Weather emergencies take many forms, and depending on your location, you’re likely more vulnerable to some forms than others. But the following data about the business impact of natural disasters from the Federal Emergency Management Agency (FEMA) is a wake-up call:
- 40% of small businesses won’t reopen in the immediate aftermath of a natural disaster.
- One year after the disaster, another 25% of small businesses will close.
- Three years after the disaster, 75% of businesses that lacked a contingency plan will fail.
FEMA suggests a comprehensive five-step process for protecting your business from natural disasters, such as hurricanes, floods, tornados, earthquakes and fires.
1. Program Management
This step entails two key tasks:
- Think broadly about the goals of a disaster plan,
- Determine who needs to be involved in creating, managing and executing your disaster plan when needed.
Your goals may be straightforward, such as protecting the safety of your employees, mitigating risks of physical damage and getting back to business as soon as possible. But, to come up with a sound plan, you’ll need to get more granular.
For example, how quickly do you need to resume operations to avoid long-term damage to your business? The disaster recovery plan you’d need to create to be able to resume operations within a day (or even a few hours) will look different from a plan that would have you back on your feet within a week or two.
Also, if your goals include managing any legal liability related to a weather disaster, you may need to include legal advice when putting your plan together. Similarly, if your plan will involve managing the financial risks of a weather-related emergency, consider adding an insurance professional to your planning team for advice and periodic coverage review.
2. Plan Creation
Next in FEMA’s five-step process is assembling the plan itself. Begin by cataloging all the kinds of risks you face so that you can address and prioritize them. Some examples are:
- Physical injury to employees and customers,
- Business operations interruption (with resulting loss of revenue), and
- Damage to or destruction of equipment, inventory, supplies, vital business records and your actual place of business.
Your plan may include:
- Identifying roles for employees with skills and knowledge to respond to various weather emergency scenarios,
- Formulating an evacuation plan,
- Defining your needs for various kinds of safety equipment, such as first aid kits, fire extinguishers and sprinkler systems,
- Safeguarding in advance (with remote digital and perhaps physical copies) of vital business records and documents, as well as software, login credentials and passwords,
- Creating a communication plan that details how messages will be relayed to employees and customers concerning your status and recovery expectations,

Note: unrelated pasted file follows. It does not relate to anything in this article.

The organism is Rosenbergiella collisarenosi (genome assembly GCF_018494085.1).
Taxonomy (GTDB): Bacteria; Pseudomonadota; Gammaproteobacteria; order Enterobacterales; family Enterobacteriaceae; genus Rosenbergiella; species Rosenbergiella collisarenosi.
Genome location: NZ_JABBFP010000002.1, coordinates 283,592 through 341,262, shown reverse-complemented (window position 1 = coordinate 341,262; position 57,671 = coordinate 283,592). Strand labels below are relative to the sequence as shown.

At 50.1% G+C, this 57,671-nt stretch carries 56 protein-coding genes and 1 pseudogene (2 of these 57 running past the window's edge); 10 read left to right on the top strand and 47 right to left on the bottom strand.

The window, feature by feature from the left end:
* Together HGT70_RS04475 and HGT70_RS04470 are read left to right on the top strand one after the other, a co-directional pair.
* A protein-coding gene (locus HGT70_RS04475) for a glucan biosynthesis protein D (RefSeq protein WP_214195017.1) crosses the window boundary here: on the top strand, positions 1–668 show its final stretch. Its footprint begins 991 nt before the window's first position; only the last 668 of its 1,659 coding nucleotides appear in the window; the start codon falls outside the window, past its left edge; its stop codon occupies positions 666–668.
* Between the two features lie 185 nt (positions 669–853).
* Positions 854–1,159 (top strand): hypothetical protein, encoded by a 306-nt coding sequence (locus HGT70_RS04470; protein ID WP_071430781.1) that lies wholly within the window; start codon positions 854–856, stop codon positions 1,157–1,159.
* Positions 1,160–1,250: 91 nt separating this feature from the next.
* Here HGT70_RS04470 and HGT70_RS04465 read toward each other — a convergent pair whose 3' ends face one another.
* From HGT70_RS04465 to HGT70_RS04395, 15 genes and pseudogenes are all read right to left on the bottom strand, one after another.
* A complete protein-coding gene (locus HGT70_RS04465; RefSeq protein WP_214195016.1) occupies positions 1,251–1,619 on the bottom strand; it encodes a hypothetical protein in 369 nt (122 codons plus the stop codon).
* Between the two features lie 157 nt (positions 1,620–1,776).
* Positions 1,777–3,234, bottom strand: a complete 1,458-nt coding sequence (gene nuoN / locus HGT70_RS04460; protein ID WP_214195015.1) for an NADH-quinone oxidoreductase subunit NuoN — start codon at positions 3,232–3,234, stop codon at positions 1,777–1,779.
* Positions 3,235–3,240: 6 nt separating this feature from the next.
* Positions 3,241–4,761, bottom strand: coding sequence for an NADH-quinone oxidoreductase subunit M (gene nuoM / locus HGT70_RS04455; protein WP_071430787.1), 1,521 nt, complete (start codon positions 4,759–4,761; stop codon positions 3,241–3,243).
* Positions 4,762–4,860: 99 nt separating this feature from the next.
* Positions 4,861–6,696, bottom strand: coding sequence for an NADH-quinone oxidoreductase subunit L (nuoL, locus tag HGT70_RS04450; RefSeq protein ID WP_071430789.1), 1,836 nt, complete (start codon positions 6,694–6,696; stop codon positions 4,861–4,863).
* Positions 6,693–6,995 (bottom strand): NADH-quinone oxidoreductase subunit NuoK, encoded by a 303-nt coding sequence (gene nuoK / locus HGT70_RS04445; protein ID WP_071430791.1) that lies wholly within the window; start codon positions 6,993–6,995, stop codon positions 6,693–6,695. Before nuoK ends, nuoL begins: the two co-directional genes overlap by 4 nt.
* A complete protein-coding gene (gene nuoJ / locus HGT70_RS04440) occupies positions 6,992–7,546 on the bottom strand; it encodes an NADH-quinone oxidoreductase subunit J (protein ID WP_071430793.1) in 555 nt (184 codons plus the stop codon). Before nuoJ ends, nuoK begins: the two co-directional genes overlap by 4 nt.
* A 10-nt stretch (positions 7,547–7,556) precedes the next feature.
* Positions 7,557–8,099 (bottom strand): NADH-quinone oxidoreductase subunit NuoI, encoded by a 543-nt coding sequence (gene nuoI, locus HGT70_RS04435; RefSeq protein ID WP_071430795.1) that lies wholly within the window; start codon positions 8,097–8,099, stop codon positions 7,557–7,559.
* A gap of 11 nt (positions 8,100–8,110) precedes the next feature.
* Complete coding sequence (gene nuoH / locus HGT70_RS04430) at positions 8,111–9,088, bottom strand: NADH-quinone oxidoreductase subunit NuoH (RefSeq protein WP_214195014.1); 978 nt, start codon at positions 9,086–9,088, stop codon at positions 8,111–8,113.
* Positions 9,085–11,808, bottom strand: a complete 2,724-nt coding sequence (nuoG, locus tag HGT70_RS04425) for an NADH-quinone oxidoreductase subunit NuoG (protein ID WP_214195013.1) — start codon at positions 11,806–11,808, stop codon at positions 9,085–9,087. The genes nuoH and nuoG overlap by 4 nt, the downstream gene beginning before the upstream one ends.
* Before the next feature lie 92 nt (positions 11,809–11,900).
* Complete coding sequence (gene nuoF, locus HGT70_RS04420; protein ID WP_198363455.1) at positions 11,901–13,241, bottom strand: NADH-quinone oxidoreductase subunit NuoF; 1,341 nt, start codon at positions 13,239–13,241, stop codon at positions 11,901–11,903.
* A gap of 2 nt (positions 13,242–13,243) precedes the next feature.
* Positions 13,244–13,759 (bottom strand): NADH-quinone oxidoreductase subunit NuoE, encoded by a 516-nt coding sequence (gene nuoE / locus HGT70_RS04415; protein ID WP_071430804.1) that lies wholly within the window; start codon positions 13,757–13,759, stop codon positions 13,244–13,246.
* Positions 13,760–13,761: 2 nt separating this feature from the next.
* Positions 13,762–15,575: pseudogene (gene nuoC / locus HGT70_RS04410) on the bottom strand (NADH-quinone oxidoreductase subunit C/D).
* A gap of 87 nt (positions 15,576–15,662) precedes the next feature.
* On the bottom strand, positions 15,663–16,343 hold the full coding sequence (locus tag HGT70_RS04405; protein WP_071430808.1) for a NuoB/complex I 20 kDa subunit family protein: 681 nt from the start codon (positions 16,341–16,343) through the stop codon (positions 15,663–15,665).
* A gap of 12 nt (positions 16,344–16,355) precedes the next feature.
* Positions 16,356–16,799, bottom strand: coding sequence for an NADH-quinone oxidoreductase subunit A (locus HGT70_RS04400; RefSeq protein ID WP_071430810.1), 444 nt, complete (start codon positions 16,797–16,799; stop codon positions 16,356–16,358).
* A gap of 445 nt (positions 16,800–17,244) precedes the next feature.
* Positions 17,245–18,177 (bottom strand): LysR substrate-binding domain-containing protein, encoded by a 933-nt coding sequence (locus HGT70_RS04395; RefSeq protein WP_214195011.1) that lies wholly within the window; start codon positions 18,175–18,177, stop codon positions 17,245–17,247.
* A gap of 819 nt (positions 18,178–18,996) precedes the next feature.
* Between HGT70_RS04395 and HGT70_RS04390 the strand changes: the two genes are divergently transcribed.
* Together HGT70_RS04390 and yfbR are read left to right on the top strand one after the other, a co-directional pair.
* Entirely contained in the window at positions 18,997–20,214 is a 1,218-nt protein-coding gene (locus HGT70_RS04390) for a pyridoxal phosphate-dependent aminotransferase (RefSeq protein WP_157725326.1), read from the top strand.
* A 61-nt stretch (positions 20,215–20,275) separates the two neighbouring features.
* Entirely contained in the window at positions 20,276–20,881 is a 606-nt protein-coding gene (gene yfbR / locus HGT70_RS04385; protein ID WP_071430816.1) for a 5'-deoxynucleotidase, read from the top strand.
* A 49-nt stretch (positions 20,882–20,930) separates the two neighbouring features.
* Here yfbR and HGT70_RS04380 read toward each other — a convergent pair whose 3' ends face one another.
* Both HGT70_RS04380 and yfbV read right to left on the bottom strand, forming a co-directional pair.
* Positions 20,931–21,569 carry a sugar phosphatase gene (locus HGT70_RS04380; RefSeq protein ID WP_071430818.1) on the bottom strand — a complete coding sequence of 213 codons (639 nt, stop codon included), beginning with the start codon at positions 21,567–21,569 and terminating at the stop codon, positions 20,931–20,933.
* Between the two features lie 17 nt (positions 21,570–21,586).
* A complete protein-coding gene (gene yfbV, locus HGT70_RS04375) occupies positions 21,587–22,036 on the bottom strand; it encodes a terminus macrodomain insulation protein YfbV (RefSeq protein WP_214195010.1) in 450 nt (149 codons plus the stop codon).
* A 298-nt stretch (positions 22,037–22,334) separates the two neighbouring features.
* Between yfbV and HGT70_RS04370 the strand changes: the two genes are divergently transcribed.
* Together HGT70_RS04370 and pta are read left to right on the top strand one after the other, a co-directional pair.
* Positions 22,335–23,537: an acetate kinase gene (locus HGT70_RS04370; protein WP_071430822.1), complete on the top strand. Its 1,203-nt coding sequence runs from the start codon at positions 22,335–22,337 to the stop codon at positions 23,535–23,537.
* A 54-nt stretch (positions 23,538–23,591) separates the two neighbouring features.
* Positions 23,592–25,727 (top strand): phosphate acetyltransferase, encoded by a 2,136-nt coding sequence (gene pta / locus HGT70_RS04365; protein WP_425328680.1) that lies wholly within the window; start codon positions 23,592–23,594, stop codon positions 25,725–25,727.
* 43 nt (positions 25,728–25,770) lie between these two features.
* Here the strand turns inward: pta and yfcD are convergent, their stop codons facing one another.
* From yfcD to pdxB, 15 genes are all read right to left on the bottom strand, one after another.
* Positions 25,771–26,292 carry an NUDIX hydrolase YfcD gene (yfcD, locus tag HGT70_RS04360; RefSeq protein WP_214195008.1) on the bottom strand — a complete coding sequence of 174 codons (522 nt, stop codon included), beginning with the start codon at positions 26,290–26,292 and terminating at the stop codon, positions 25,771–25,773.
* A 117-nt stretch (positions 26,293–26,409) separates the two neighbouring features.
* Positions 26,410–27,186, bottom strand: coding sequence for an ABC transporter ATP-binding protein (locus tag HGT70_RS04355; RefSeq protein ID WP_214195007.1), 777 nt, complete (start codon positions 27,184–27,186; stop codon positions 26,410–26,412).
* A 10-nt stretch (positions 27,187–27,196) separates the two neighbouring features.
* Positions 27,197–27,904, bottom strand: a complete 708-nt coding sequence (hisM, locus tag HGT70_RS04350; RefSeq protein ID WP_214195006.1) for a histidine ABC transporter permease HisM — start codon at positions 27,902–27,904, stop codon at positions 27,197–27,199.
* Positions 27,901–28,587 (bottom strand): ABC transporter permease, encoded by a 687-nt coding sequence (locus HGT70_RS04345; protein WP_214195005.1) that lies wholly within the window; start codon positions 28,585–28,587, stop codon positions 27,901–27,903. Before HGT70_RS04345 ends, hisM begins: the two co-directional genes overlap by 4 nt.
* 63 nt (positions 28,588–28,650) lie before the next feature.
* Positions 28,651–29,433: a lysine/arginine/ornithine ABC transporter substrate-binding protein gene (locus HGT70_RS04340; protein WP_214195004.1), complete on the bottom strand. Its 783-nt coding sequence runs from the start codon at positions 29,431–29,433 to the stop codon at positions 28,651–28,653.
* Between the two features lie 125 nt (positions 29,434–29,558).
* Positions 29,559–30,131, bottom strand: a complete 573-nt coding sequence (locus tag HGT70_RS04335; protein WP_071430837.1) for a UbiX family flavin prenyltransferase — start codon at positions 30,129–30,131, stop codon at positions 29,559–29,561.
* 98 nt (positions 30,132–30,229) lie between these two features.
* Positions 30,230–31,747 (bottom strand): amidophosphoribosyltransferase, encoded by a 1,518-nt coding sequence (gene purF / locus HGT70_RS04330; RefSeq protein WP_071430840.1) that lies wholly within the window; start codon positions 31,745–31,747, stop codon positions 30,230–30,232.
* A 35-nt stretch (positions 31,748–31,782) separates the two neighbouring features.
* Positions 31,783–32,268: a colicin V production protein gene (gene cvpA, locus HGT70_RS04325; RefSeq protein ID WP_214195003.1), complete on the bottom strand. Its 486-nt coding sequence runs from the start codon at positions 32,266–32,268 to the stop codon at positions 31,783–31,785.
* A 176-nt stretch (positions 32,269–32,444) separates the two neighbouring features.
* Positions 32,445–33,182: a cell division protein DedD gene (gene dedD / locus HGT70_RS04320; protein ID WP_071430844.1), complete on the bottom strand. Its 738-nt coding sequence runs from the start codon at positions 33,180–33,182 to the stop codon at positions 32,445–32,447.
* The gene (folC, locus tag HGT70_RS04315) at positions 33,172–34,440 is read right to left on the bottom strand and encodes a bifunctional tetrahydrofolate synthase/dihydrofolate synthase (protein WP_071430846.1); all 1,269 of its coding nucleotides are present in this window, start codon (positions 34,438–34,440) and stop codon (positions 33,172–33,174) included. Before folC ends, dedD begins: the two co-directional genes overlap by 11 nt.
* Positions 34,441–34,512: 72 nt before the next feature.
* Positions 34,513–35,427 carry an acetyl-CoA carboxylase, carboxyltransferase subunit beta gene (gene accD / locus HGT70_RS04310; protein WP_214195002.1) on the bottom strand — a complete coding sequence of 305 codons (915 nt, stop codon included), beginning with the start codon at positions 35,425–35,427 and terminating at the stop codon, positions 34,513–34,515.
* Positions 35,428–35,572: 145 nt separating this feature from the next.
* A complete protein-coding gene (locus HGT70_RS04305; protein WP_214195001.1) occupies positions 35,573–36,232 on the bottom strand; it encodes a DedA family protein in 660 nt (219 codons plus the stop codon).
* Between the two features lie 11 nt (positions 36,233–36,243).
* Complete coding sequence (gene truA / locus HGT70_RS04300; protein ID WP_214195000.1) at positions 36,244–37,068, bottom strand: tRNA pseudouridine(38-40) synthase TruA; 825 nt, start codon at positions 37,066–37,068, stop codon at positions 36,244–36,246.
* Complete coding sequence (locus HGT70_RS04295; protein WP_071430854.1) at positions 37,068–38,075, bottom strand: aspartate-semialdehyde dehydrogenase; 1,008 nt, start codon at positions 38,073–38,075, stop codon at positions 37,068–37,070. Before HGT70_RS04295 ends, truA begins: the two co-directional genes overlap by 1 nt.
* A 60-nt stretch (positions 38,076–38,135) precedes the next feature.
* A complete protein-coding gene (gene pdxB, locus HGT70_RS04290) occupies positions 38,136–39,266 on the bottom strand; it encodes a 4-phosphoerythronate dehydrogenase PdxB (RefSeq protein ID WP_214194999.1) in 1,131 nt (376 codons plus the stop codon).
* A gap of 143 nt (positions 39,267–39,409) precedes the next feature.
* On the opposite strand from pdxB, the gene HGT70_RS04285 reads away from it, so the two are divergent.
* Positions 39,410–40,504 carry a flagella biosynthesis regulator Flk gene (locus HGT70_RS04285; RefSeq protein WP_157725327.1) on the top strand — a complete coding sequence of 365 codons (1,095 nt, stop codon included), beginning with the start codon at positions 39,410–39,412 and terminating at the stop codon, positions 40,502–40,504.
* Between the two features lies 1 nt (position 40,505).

- Maintaining an inventory of key equipment you would need to replace promptly and sources of supply for those items,
- Developing contingency plans for maintaining operations with a skeleton staff at a remote location, and
- Establishing HR policies with regard to compensation of nonexempt employees who are unable to work until you have recovered.
An effective contingency plan for weather emergencies naturally needs to be comprehensive. But it shouldn’t be so detailed that it becomes overwhelming and difficult to comply with and keep it updated.
3. Plan Implementation
Elements of your plan will require action to put it in place. Examples include:
- Acquainting your staff with what will need to be done,
- Assigning roles and responsibilities for implementing the plan to specific employees and training them as necessary,
- Acquiring needed equipment, and
- Buying appropriate insurance coverage.
When reviewing your potential risks, you also might discover that a weather emergency reveals a need for additional emergency exits. If so, follow through by creating those exits.
4. Testing and Exercises
There’s a reason schools have fire drills and armies have military exercises on a regular basis. The strength of a weather emergency plan lies in what happens when a real emergency occurs. But practice makes perfect—or at least better.
Although a priority, tests shouldn’t be limited to how quickly people get out of harm’s way. You should also use periodic testing to determine whether the other safeguards you put in place, such as safety equipment and backup storage for vital business records, are fully operational.
5. Program Improvement
Ideally, it won’t take an actual weather emergency to determine whether your plan is sound and comprehensive. Some weaknesses may be exposed during the process of simulating a crisis. But others might not be fully apparent at that stage. Your original plan, even if well-executed in a test, might lack important elements.
Similarly, as time goes by, conditions may change in your business operations, rendering your plan inadequate. In addition to improving your emergency response plan based on any shortcomings revealed in a drill, take a fresh look at your plan at the end of each year to ensure that it will still provide the protection you need.
Keep in mind, even if you never sustain serious damage in a weather emergency, having a sound plan in place could result in savings on your business insurance. And you might also sleep better at night.